Tax considerations before moving back to Australia
For many former Australian residents, returning home after working or living abroad for a while can be a busy and exciting time. When returning to Australia, there are some crucial tax considerations to take into account, which you should possibly do before getting entangled in the various other moving related logistics. We’ll cover a few of the tax considerations you should make in this blog post:
When you return home, you will be subject to tax on any shares or investments you acquired while travelling, including those listed on the Australian Stock Exchange (ASX) in Australia. However, any monetary gain you’ve made up until the point of your return to your country of origin will typically be tax-free. It’s a good idea to declare any dividends upon returning to Australia in order to avoid any future complications, and you should be aware that any profits made above the market value (as of the date of your return) will be subject to tax.
This is very helpful if you’ve been working a job where you’ve been paid in cash, as all cash earnings are tax-free for returning Australian residents. However, it is crucial to disclose any large amount of interest you receive on cash savings and any sizable gains resulting from currency conversion.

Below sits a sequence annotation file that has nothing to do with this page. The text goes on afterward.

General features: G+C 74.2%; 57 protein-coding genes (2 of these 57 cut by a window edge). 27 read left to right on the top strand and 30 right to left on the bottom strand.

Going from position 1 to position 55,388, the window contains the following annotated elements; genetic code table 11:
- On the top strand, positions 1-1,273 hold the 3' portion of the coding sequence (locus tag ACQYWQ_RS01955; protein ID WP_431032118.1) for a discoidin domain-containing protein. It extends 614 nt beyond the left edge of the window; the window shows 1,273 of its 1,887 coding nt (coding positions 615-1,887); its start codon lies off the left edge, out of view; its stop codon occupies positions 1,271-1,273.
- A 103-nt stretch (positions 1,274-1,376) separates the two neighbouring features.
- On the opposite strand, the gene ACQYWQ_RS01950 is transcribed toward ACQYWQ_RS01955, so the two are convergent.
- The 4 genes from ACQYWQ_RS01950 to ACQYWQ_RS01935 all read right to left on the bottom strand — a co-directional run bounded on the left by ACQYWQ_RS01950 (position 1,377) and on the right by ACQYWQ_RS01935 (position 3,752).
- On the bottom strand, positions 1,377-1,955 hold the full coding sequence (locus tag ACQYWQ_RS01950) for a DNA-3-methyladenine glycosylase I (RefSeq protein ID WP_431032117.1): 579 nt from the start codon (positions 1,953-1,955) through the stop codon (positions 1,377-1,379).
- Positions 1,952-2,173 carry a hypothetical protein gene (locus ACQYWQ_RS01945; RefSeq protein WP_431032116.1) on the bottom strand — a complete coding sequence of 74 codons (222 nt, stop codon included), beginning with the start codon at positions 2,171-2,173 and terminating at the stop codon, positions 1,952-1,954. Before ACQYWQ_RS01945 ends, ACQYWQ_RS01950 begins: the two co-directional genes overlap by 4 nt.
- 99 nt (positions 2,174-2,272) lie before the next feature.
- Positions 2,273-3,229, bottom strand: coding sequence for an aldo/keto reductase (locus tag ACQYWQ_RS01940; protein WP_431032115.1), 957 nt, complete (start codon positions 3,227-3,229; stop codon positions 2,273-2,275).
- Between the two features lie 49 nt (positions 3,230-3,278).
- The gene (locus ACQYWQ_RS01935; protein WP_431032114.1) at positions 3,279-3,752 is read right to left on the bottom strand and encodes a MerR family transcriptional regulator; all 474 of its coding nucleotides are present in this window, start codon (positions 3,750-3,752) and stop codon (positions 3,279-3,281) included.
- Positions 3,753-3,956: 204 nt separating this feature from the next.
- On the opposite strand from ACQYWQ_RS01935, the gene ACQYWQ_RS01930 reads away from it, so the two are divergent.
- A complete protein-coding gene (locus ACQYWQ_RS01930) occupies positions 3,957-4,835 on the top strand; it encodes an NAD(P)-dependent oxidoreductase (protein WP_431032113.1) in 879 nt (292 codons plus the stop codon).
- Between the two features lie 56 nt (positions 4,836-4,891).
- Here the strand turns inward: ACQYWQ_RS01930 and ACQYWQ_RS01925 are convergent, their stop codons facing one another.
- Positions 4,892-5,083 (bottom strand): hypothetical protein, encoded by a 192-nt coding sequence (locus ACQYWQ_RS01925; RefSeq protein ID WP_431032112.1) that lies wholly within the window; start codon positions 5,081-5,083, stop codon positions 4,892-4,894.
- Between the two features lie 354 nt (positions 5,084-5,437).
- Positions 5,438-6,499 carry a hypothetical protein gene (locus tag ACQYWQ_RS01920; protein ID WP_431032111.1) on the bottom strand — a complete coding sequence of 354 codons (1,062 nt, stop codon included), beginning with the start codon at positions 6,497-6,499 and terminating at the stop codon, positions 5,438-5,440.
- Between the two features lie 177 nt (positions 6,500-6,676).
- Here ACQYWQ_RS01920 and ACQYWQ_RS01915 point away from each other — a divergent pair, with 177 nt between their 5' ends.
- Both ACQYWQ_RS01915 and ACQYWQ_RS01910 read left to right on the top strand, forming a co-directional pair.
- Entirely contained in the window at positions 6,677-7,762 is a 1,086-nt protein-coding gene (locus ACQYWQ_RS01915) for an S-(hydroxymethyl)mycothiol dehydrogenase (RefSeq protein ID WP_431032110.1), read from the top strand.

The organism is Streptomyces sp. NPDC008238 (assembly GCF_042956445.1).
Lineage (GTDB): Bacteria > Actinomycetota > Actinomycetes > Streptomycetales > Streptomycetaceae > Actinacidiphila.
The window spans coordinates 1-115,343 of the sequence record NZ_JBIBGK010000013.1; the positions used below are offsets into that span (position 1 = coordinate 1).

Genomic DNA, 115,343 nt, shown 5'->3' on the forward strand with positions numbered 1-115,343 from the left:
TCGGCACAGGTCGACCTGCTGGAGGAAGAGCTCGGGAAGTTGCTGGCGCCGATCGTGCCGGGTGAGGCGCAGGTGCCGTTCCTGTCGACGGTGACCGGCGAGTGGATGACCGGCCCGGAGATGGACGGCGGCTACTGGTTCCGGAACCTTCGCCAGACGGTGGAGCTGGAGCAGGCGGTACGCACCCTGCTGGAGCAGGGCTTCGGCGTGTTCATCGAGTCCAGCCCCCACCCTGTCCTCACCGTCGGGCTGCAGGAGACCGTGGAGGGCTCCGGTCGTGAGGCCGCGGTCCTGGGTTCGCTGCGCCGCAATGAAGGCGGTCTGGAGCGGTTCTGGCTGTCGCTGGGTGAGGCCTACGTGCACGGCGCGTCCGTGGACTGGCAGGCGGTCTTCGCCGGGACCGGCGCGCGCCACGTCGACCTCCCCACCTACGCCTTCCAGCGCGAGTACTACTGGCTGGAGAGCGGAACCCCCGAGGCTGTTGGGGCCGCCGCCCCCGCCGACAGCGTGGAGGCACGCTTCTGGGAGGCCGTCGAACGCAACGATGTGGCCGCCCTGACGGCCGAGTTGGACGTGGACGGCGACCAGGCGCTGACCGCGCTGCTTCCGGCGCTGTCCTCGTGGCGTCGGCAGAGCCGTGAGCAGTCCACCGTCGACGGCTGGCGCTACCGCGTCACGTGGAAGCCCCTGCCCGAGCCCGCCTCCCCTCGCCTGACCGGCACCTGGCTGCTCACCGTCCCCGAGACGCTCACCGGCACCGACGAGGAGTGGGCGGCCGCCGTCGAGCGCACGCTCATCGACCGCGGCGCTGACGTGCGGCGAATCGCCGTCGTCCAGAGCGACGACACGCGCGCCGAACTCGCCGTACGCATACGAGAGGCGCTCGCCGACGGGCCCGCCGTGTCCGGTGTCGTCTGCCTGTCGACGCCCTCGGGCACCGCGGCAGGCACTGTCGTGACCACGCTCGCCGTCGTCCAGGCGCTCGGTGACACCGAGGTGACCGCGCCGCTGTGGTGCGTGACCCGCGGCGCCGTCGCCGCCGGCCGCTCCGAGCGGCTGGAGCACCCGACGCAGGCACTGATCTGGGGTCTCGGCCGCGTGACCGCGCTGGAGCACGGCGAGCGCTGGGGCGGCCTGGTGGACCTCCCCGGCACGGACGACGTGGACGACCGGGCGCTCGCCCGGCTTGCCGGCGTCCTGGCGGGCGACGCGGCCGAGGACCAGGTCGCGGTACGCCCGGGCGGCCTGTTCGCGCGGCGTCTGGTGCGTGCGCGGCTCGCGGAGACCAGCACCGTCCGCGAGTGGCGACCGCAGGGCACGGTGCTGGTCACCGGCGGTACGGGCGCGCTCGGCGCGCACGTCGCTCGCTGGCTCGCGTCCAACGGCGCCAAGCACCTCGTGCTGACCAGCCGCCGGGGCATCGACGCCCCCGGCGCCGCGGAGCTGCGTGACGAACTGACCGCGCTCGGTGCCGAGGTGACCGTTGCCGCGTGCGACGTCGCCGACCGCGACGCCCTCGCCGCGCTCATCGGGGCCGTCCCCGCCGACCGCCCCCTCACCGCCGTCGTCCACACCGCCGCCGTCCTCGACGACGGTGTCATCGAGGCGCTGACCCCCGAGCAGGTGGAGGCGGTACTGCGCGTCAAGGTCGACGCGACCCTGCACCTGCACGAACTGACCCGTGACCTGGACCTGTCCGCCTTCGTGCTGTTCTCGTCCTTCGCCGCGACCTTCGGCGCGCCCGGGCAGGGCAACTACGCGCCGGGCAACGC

Real estate in Australia
When leaving the country, many expats decide to rent out the house they once called home. The good news is that any tax losses you incurred while travelling will now be reimbursed to you and deducted from your Australian income. Also, your former home will be pro-rata tax-free in terms of capital gains tax if you decide to return to it later.
Other real estate
When you return to Australia, any property you’ve purchased with foreign investment will need to be evaluated, and the valuation will serve as a benchmark for the amount of tax you need to pay on the asset. The rent that residents pay if you are renting out the property now that you have left the country will likewise be taxed.
However, if you lived there, there’s a possibility it would continue to be a tax-free investment for as long as six years, or until you’ve purchased a new house in Australia.
In the event that you want to return to Australia after residing overseas, get in touch with the International tax specialists at Bates Cosgrave to make sure that any tax complications are looked into and resolved.